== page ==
Sharing Gola Rainforest Chocolate: Part I

As a scholar of cocoa and chocolate, it is not often that I get involved on the trading side. But since early last year, I have been working with the UK-based organization Twin & Twin Trading, whose vision is development through trade, facilitating specialty chocolate market access for cocoa farmer associations in Africa. That means I help farmer groups to promote and sell their cocoa to specialty buyers—who may be paying premium prices for quality, and who may make these farmer groups visible to chocolate shoppers by putting their names on single origin bars.

Apart from Madagascar bars, it is relatively rare in the US to find specialty, single origin chocolate that uses African cocoa, at least compared with bars that use cocoa from Central or South America, or the Caribbean. I started writing about the invisibility of West African cocoa in premium chocolate some years ago; little did I think at the time that I would be part of a team helping to promote the region to specialty buyers.

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Gola’s warehouse manager, Vandi, scoops up a handful of cocoa beans to assess them

But one container at a time, that’s what we have been doing, starting with Gola Rainforest cocoa producer organizations in Sierra Leone. With assistance from Twin and other partners, farmers in four chiefdoms on the edge of the Gola Rainforest National Park have organized into three associations to sell their cocoa: Malema chiefdom, Gaura chiefdom, and Tunkia and Koya chiefdoms, which, being a bit smaller than the others, joined together to sell their cocoa. Together, these farmer associations are working to conserve the Gola Rainforest, which is home to many threatened and endemic species, including the elusive pygmy hippo, and to strengthen their cocoa business practices.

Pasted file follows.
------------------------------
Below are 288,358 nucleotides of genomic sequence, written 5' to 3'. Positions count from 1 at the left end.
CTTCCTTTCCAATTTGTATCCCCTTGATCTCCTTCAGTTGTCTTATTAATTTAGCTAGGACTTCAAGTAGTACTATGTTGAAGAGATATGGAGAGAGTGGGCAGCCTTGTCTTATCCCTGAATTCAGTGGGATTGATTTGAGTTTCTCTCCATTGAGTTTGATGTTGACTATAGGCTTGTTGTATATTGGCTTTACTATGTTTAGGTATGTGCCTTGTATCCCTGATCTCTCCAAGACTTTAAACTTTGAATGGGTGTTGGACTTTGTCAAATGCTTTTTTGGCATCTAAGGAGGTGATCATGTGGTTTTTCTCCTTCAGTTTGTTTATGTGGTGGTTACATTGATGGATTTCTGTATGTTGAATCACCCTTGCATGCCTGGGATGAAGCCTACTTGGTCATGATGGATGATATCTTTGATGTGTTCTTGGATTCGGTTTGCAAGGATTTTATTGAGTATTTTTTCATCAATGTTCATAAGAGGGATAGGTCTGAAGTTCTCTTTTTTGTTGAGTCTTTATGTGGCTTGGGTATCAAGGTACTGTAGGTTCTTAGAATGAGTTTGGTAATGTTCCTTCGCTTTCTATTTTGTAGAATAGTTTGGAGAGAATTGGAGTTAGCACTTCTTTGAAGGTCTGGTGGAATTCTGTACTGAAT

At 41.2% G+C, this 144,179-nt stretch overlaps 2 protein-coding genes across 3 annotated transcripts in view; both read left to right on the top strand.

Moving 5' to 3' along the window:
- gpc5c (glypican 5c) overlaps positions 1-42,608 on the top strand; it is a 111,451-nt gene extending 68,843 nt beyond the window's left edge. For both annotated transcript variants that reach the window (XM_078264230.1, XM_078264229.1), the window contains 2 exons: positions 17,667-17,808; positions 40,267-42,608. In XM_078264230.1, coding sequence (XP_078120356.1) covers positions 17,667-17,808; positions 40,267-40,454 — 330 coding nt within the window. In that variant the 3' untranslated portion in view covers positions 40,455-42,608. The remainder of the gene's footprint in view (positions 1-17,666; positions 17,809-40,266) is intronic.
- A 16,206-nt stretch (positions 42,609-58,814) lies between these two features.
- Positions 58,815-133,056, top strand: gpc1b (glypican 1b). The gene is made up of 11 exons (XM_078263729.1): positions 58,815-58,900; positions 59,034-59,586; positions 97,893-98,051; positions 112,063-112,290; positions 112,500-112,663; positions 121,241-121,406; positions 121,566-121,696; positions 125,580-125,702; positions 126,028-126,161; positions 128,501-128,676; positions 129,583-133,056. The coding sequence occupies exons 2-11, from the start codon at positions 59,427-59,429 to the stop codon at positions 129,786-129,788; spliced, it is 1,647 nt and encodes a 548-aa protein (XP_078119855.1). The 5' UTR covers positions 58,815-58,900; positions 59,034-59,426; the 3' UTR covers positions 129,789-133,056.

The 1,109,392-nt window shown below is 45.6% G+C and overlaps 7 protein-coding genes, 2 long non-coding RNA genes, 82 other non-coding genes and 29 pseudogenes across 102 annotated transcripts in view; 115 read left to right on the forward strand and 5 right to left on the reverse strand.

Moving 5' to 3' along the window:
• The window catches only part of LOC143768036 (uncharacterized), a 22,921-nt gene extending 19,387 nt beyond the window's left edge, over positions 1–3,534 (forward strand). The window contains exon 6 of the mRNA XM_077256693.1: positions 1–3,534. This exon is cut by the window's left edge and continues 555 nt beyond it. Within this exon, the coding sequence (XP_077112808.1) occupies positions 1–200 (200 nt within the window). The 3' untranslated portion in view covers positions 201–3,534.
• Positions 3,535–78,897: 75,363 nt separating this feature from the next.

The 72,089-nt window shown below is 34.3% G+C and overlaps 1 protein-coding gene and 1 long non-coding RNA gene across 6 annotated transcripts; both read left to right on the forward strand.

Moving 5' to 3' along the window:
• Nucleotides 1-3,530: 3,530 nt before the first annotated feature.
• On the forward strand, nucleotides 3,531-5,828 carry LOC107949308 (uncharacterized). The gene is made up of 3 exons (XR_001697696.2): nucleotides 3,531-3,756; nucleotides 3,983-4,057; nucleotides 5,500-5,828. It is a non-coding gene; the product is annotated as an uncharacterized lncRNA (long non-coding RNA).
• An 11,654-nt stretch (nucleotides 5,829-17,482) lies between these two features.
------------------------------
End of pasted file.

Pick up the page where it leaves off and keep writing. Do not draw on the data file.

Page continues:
Twin and its partners in Sierra Leone have been working for several years with these farmer associations to provide agricultural training, and to support best practices around cocoa harvest, fermentation, drying, and storage. My role has involved building capacity for farmer associations and the Gola staff around marketing, so that they can strategize from an informed position when negotiating with buyers.

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Vandi with bags of cocoa at the warehouse awaiting shipment

When I started this work, bags of cocoa were sitting in the Gola warehouse in Kenema. Knowing we had superior quality cocoa and a unique opportunity to launch Sierra Leone onto the specialty cocoa map, we aimed high—the first container, the team agreed, should be pitched to the US craft market. To the best of our knowledge, no craft maker in the US had produced a single origin specialty chocolate bar from Sierra Leone before. As confident as I felt in the cocoa, though, I wasn’t sure if any of them would be willing to consider it. In my work over the past fifteen years, I have found that, apart from a very few exceptions (such as John Kehoe and Gary Guittard at Guittard Chocolate, or the folks at Tcho Chocolate), people are generally dismissive, wary, or simply uninterested in West African cocoa for any kind of premium product.

But some people in the chocolate industry are starting to think—and act—differently when it comes to African origins, and especially West Africa. In our conversations about Gola cocoa, these individuals spoke with humility, recognizing that they had a lot to learn about West Africa’s vast cocoa farming systems, and they were eager to begin. Among them were Greg D’Alesandre, who sources for Dandelion Chocolate, and Gino Dalla Gasperina, who founded Meridian Cacao Company. I had a lot to learn from them, too—and all of us had something to learn from the people growing the cocoa and the Gola staff who work with those farmers. Greg and Gino decided to visit Sierra Leone, to see the farms, learn about the  trainings, and discuss priorities and visions with the Gola team, as buyers and sellers of cocoa.